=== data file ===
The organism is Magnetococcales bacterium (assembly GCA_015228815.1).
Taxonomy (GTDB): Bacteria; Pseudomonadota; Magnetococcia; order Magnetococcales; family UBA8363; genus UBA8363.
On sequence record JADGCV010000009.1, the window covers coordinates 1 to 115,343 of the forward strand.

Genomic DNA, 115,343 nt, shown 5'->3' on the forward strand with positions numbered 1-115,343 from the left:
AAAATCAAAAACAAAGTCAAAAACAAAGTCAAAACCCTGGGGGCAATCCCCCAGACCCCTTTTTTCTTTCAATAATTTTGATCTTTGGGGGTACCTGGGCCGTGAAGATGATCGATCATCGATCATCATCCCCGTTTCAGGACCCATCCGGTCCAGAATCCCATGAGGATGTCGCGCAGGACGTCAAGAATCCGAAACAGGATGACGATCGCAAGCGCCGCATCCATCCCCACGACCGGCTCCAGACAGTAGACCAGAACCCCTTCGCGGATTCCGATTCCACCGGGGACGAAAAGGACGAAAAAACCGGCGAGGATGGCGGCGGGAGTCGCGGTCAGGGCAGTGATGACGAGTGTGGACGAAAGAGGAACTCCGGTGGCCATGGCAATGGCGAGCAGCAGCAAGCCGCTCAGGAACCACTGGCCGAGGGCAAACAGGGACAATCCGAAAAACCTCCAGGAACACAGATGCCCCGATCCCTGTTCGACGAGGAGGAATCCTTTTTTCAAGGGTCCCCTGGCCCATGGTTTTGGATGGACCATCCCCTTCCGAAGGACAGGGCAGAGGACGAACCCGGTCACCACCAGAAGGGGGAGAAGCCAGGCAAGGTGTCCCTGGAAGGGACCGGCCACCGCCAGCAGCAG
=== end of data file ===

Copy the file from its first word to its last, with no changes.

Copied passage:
The organism is Magnetococcales bacterium (assembly GCA_015228815.1).
Taxonomy (GTDB): Bacteria; Pseudomonadota; Magnetococcia; order Magnetococcales; family UBA8363; genus UBA8363.
On sequence record JADGCV010000009.1, the window covers coordinates 1 to 115,343 of the forward strand.

Genomic DNA, 115,343 nt, shown 5'->3' on the forward strand with positions numbered 1-115,343 from the left:
AAAATCAAAAACAAAGTCAAAAACAAAGTCAAAACCCTGGGGGCAATCCCCCAGACCCCTTTTTTCTTTCAATAATTTTGATCTTTGGGGGTACCTGGGCCGTGAAGATGATCGATCATCGATCATCATCCCCGTTTCAGGACCCATCCGGTCCAGAATCCCATGAGGATGTCGCGCAGGACGTCAAGAATCCGAAACAGGATGACGATCGCAAGCGCCGCATCCATCCCCACGACCGGCTCCAGACAGTAGACCAGAACCCCTTCGCGGATTCCGATTCCACCGGGGACGAAAAGGACGAAAAAACCGGCGAGGATGGCGGCGGGAGTCGCGGTCAGGGCAGTGATGACGAGTGTGGACGAAAGAGGAACTCCGGTGGCCATGGCAATGGCGAGCAGCAGCAAGCCGCTCAGGAACCACTGGCCGAGGGCAAACAGGGACAATCCGAAAAACCTCCAGGAACACAGATGCCCCGATCCCTGTTCGACGAGGAGGAATCCTTTTTTCAAGGGTCCCCTGGCCCATGGTTTTGGATGGACCATCCCCTTCCGAAGGACAGGGCAGAGGACGAACCCGGTCACCACCAGAAGGGGGAGAAGCCAGGCAAGGTGTCCCTGGAAGGGACCGGCCACCGCCAGCAGCAG